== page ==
Monday, April 4, 2022

Ice Sheet Melting Is Perfectly in Line With The Worst-Case Scenario

5:11 PM | ,

Ice Sheet Melting
The ice sheets of Greenland and Antarctica, repositories of enough frozen water to boost sea levels by 65 metres, are mirroring the United Nation's most alarming scenarios for sea level escalation. This unsettling reality, outlined by researchers, underscores the limitations of existing climate change models.

The Dire Consequences of Melting Ice Sheets

From 2007 to 2017, the cumulative loss of ice mass due to meltwater and ice deterioration was in alignment with the most severe predictions by the Intergovernmental Panel for Climate Change (IPCC). These forecasts predict that by 2100 these ice sheets could contribute up to 40 centimetres (nearly 16 inches) to global sea levels, as reported in Nature Climate Change.

Such growth in sea level would inflict devastating global impacts, bolstering the destructive potential of storm surges and subjecting coastal areas, home to hundreds of millions of people, to recurrent and severe flooding.

 Inadequacies of Current Climate Change Models

This is almost three-fold the median projections from the IPCC's latest main Assessment Report in 2014, which projected a 70-centimetre sea level rise from all sources, including mountain glaciers and ocean water expansion due to warming.

Despite the evident discrepancy between the observed acceleration of ice sheet disintegration and the models monitoring these trends, a special IPCC report last year upheld the same century-end projections for Greenland and only permitted a minor increase from Antarctica under the highest greenhouse gas emission scenario.

**Heading: The Need for Accurate Sea Level Projections**

"We need to rethink the worst-case scenario for the ice sheets as they are already melting at a rate consistent with our existing one," said Thomas Slater, lead author and researcher at the Centre for Polar Observation and Modelling at the University of Leeds, while speaking to AFP. He further emphasized the importance of accurate sea level projections in aiding governments in planning climate policy, mitigation, and adaption strategies. "If we underestimate future sea level rise, then these measures might be insufficient and leave coastal communities exposed," he added.

The High Cost of Underestimation

Underestimation could expose around 50 million people to annual coastal flooding worldwide by mid-century, as per research published last year. A total sea level rise of at least a metre would likely necessitate expenditures exceeding $70 billion annually for sea walls and other flood defences.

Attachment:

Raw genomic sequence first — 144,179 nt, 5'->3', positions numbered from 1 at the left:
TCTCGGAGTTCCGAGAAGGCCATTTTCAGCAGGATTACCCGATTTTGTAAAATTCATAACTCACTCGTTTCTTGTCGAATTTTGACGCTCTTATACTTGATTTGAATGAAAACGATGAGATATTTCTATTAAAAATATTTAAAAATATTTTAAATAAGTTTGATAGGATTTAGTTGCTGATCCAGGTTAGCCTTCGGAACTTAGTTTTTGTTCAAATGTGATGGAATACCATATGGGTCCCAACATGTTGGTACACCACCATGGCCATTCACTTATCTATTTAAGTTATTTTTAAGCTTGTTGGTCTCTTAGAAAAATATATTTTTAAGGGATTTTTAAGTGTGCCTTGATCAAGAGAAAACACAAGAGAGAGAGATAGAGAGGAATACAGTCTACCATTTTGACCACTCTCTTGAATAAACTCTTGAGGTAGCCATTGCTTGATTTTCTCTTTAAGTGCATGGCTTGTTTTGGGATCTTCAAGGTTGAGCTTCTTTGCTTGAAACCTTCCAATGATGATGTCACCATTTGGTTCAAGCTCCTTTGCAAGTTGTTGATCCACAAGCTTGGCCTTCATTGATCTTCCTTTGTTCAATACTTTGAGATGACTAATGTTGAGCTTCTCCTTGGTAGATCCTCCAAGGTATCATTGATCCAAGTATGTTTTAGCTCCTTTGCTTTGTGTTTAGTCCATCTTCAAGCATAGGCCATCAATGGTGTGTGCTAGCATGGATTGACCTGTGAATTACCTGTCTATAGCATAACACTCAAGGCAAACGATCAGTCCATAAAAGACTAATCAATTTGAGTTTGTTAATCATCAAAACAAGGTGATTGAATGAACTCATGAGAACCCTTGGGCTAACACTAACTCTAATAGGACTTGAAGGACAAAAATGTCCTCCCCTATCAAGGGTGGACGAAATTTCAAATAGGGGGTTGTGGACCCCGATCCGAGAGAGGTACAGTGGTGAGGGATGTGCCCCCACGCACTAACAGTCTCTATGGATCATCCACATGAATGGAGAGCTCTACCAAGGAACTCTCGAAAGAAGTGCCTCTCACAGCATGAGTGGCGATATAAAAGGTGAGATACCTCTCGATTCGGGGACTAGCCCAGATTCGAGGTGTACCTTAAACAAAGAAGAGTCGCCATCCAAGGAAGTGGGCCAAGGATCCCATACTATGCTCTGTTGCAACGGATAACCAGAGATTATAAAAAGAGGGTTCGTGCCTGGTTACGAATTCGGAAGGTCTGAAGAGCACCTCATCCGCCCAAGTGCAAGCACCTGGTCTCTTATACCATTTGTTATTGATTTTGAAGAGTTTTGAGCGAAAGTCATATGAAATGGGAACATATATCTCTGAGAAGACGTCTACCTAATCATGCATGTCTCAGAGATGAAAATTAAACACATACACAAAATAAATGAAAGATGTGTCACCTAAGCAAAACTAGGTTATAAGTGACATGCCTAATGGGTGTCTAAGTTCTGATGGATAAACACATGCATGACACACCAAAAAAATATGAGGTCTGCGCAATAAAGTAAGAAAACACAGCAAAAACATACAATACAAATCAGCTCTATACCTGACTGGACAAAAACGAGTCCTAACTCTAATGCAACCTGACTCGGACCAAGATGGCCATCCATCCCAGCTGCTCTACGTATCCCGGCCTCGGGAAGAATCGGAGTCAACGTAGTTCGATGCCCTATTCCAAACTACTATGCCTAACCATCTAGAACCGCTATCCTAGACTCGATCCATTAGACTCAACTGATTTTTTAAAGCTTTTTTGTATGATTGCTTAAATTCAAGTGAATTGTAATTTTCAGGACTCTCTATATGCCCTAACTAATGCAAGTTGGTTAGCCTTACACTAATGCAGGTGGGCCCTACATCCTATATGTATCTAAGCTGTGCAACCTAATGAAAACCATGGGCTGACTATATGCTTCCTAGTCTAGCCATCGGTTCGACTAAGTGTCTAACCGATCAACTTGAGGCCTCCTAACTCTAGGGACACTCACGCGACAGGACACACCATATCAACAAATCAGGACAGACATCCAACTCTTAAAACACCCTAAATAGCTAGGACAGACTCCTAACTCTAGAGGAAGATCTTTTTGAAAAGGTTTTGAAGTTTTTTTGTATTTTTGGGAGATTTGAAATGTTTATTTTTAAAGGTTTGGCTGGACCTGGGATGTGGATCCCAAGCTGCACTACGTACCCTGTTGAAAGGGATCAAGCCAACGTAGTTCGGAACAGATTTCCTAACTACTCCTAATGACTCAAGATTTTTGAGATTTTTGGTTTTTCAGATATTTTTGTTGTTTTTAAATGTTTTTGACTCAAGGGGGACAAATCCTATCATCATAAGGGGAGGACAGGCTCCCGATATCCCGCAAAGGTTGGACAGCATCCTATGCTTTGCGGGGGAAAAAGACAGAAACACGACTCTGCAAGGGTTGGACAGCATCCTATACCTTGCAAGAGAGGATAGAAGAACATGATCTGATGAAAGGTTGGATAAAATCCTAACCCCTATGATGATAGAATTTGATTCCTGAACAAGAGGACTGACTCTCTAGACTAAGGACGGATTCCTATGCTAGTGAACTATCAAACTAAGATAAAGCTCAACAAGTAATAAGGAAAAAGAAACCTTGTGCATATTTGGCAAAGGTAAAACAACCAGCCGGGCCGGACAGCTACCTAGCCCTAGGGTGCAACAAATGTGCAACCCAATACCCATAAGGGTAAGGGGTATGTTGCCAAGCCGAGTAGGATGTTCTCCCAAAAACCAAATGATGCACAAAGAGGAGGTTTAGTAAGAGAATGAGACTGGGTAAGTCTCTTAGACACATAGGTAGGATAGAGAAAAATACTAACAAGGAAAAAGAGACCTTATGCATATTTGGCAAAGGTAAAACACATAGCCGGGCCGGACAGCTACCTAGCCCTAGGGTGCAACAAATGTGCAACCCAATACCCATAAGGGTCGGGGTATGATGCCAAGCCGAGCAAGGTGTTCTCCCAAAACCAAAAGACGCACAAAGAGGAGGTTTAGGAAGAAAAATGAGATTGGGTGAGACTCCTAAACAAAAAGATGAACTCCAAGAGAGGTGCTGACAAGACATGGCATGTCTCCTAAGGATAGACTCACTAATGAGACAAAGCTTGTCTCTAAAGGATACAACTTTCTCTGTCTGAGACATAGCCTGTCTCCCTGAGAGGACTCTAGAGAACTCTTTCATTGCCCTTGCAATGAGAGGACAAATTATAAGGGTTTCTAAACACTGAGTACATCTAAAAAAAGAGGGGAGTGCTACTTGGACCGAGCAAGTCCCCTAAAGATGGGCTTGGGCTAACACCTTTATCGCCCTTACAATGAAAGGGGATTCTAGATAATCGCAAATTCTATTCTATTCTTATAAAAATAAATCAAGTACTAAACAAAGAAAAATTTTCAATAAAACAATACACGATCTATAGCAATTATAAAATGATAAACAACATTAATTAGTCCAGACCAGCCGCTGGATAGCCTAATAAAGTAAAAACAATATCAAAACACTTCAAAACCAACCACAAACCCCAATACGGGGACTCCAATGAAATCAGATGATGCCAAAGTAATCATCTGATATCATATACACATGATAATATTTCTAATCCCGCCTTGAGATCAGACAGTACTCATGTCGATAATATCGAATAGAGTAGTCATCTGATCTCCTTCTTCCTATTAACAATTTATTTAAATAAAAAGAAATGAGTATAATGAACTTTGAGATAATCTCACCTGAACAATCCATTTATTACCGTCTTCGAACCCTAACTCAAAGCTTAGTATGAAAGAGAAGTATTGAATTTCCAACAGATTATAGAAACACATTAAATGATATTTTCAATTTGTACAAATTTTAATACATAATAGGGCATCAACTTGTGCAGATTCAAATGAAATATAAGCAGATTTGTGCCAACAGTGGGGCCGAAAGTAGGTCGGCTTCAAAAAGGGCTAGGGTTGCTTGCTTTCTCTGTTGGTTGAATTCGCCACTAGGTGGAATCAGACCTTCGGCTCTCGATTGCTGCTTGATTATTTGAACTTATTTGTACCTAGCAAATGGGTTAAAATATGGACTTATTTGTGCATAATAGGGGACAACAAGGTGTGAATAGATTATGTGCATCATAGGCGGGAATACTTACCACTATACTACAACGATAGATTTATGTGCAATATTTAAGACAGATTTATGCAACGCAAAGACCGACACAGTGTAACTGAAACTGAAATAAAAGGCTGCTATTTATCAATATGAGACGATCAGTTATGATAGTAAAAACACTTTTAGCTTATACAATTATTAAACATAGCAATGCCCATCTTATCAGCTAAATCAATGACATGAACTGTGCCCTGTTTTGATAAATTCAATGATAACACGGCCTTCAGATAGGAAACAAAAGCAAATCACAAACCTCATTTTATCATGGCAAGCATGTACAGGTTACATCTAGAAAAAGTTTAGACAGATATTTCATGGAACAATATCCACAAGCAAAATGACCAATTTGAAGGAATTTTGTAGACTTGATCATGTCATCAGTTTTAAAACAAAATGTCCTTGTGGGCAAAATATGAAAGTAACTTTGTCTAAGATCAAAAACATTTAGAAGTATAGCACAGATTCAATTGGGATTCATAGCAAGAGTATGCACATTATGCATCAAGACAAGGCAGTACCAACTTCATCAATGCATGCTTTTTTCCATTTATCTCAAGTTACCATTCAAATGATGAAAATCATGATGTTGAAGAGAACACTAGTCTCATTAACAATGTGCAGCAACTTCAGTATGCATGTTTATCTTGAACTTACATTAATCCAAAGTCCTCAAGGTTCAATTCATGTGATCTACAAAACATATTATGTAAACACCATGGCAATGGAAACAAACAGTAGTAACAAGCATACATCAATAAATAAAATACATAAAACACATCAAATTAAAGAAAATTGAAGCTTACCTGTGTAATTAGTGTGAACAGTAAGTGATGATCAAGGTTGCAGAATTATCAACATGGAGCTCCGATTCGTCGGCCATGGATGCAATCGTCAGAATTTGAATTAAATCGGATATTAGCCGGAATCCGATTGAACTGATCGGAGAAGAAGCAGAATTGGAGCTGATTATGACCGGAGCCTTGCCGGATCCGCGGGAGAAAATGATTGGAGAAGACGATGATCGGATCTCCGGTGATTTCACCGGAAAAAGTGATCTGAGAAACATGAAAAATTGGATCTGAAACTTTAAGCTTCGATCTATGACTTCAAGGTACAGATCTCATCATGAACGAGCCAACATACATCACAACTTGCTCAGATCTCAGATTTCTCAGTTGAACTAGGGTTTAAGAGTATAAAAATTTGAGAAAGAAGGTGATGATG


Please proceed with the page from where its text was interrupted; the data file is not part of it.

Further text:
The Shortcomings of Current Ice Sheet Models

Several factors explain why the UN's climate models might have underestimated the impact of ice sheets. While these models accurately depict the long-term effects of gradual global warming, which has led to a more rapid temperature rise at the poles, they fail to account for short-term weather pattern fluctuations, which are significantly impacted by climate change.

"For Greenland, much of the ice loss is now being driven by surface melt events during hot summers - processes not captured in the AR5 simulations," said Slater, referring to the 2014 IPCC report, the fifth since 1992."We needs to understand these better to improve our sea level rise predictions."

Until the turn of the 21st century, the West Antarctic and Greenland ice sheets generally accumulated as much mass as they shed. Runoff, in other words, was compensated by fresh snowfall.

But over the last two decades ago, the gathering pace of global warming has upended this balance.

Last year, Greenland lost a record 532 billion tonnes of ice - the equivalent of six Olympic pools of cold, fresh water flowing into the Atlantic every second. This run-off accounted for 40 percent of sea level rise in 2019.

A new generation of climate models that better reflects how ice sheets, the oceans and the atmosphere interact will underpin the IPCC's next major report, which will be completed next year, said Slater.

In another study published earlier this month in The Cryosphere, a journal of the European Geosciences Union, Slater and colleagues calculated that Earth's ice masses - including mountain glaciers, the Arctic ice cap, and both ice sheets - lost nearly 28 trillion tonnes of mass between 1994 and 2017.

Less than half of that amount contributed to sea level rise. The Arctic ice cap, for example, forms in the ocean, and thus does not increase sea level when it melts.

The rate of ice loss, they found, has increased nearly 60 percent of that time period.

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